There are many hints dropped thoroughout the movie to tease at and suggest the upcoming superhero alliance of The Justice League. Yeah, those were exciting to see. But they're doing it all backwards. Marvel had the wherewithal to introduce characters individually in their own movies before putting them all together. That allowed us to know who each of The Avengers were right from the start and proceed with character and plot development for the story in which they were gathered together. For the DC movies here, many characters are thrown together, few are given enough screen time for us to care about, others are mere cameos, and we as movie goers are not given context for why we should be excited about them. We should see a Wonder Woman movie, an Aquaman movie, a Flash movie, and maybe some others before throwing them all together, or else the resulting story about their union will have to spend too much time explaining who they are and what they're about and not have enough time for a fleshed out, compelling narrative. I'm curious to see if these DC movies can prove me wrong and deliver something well done and interesting, or if I'm right and the series will fall apart from weak story and characters before it can get going. Batman v Superman has it's good points, but it's not a very good start to a series of movies.
Batman v Superman: Dawn of Justice was much better than I feared it would be. Ben Affleck as Batman was positively amazing! The visual effects were stunning, the action was riveting, and the cinematography was gorgeous. The villains were a considerable disappointment. The story and pacing was a bit of a mess, even if it was a fun mess. And the movie felt bloated with all the hints at things to come in future movies, about half of which could have been left out to avoid unnecessary confusion. Overall, I think the movie was good, just not great. It could have been better, but it could have been a whole lot worse and I am grateful that it wasn't. I urge you not to veto this movie because Ben Affleck played Batman, nor because Warner Brothers isn't going about their Superhero team up movies as well as Marvel did. Give it a shot; you may like it. I think this is worth seeing on the big screen if you're a DC comics fan; it's not a bad way to spend a couple hours. If you're not such a big fan of DC, maybe wait for this on home video.

What do you expect to see from future DC/Justice League movies? Do you have high hopes? Do you think they'll deliver a decent set of movies based on Man of Steel and Batman v Superman? Avoid spoilers, but tell me what you think!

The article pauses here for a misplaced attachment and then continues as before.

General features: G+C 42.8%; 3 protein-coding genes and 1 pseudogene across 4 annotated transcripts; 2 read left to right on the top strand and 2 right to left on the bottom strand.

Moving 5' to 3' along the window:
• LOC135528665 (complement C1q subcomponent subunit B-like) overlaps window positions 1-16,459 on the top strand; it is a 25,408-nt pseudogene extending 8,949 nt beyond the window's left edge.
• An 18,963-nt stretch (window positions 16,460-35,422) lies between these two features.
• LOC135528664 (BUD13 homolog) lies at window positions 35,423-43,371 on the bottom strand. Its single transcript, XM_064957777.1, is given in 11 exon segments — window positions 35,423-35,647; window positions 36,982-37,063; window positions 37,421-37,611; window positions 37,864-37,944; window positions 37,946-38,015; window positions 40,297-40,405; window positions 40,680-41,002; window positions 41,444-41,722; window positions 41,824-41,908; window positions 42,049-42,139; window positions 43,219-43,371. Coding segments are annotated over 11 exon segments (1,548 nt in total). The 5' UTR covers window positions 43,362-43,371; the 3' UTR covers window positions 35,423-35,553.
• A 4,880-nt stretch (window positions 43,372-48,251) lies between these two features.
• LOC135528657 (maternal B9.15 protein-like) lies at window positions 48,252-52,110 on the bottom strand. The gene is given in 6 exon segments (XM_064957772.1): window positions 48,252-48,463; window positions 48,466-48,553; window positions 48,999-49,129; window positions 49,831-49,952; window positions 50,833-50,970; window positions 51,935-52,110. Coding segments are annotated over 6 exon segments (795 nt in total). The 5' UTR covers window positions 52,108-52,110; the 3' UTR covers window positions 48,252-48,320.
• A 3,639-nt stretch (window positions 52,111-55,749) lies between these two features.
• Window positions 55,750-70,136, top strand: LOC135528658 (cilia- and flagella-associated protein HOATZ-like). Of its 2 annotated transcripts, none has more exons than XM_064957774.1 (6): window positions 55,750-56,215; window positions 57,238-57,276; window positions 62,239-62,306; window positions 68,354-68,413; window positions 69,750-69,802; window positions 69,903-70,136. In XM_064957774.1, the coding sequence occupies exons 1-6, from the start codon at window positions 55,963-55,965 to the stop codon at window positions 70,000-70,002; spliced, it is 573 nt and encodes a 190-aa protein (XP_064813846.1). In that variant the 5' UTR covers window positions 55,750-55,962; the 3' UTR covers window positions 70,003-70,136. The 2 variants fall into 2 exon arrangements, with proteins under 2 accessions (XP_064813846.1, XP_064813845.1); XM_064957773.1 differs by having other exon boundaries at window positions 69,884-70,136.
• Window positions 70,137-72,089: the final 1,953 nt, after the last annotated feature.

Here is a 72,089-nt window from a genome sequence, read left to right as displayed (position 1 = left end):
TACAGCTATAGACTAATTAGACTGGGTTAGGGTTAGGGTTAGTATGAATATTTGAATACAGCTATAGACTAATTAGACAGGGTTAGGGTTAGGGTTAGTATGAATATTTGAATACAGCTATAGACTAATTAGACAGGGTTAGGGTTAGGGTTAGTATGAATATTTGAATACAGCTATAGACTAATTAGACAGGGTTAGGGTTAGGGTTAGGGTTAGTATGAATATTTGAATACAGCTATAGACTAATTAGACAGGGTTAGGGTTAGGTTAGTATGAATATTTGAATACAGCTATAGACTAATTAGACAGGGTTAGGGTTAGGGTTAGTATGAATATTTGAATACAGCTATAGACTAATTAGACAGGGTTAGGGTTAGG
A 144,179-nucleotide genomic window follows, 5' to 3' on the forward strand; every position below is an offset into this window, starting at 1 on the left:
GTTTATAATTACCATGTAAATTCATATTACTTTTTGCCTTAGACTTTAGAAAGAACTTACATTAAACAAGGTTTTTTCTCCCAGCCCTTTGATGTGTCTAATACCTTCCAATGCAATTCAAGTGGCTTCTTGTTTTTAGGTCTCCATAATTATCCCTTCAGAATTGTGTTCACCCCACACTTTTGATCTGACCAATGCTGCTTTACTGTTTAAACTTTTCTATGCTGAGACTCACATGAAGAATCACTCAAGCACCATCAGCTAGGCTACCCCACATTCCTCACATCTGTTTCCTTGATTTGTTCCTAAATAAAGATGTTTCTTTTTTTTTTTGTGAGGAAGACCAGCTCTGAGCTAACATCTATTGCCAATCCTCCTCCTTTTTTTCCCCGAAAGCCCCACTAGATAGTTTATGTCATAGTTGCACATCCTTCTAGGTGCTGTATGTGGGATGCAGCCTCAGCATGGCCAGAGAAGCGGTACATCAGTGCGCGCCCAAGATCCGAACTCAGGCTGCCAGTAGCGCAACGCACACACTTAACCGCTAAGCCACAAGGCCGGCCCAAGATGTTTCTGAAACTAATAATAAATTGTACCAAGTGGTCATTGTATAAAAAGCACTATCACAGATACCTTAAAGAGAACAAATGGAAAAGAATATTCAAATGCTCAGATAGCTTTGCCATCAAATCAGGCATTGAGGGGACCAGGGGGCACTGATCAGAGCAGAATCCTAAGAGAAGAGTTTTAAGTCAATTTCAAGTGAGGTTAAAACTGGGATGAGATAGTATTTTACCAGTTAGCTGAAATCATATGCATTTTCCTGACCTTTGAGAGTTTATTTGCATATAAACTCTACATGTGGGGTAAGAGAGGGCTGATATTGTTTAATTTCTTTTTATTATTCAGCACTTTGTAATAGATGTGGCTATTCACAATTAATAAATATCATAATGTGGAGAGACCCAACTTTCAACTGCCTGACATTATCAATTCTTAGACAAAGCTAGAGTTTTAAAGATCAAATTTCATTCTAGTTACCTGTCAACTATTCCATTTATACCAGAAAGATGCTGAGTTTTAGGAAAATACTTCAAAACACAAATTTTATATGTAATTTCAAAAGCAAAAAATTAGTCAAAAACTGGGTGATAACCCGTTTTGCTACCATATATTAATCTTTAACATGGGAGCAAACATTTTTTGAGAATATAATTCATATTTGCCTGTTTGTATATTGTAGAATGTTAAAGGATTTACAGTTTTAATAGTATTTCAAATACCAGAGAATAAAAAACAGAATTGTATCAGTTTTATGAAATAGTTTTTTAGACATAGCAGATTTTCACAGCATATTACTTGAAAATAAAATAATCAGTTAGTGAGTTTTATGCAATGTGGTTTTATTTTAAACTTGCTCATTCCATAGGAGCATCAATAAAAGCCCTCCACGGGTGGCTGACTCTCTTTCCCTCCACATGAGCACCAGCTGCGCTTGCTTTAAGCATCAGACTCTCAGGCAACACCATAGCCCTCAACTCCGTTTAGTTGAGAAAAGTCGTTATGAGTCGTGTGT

Friday, April 1, 2016

The Boxtrolls Review

It's so frustrating when there is a movie I really want to see in theaters and then miss the opportunity. I really had wanted to see The Boxtrolls (2014) in theaters, but somehow missed it. I'm a big fan of stop motion animation, and even though it seems to be a dying art in the face of high tech digital animation, once in awhile another feature film hits theaters. I'm glad there are studios and talented stop motion animators keeping the medium alive. The Boxtrolls ended up being a charming film featuring some stellar animation.
The Boxtrolls are a community of quirky, mischievous creatures who have lovingly raised an orphaned human boy, whom they named Eggs (Isaac Hempstead-Wright), in the amazing cavernous home they've built beneath the streets of a city called Cheesebridge. The story is about a young orphaned boy raised by underground cave-dwelling trash collectors who tries to save his friends from an evil exterminator, the town's villain, Archibald Snatcher (Ben Kingsley). When Snatcher comes up with a plot to get rid of the Boxtrolls. Eggs decides to venture above ground and "into the light," where he meets and teams up with fabulously feisty Winnifred (Elle Fanning), the mayor's daughter. Together, they devise a daring plan to save The Boxtrolls family.
The animation in The Boxtrolls is fantastic! This was animated by Laika Studios, who also did Coraline, ParaNorman, and were contracted to do Corpse Bride. There is such beautiful subtlety in the characters' movements, from the subtle little facial expressions and eye movements to the insanely complex gestures and action scenes. Everything moves with marvelous fluidity and nonchalance. Even the bounciness of Winnifred's curly hair and swaying of Snatcher's greasy, ropey hair looks remarkably believable and convincing. The characters still have fascinating structure to them. Unlike most characters designed by Tim Burton, not all of the ones in The Boxtrolls are spindly; some are large and bulky, others are small and compact, and there are a few skinny, spindly ones, too. Some of the characters even change size and dimensions. Often when this happens, we're shown a projection of their shadow on a wall as they transform, but here we actually see the transformation in exquisite detail. Even these shots are done with amazing detail as the character struggles to maintain balance while we watch their weight shift significantly. I simply cannot speak highly enough of the animation here.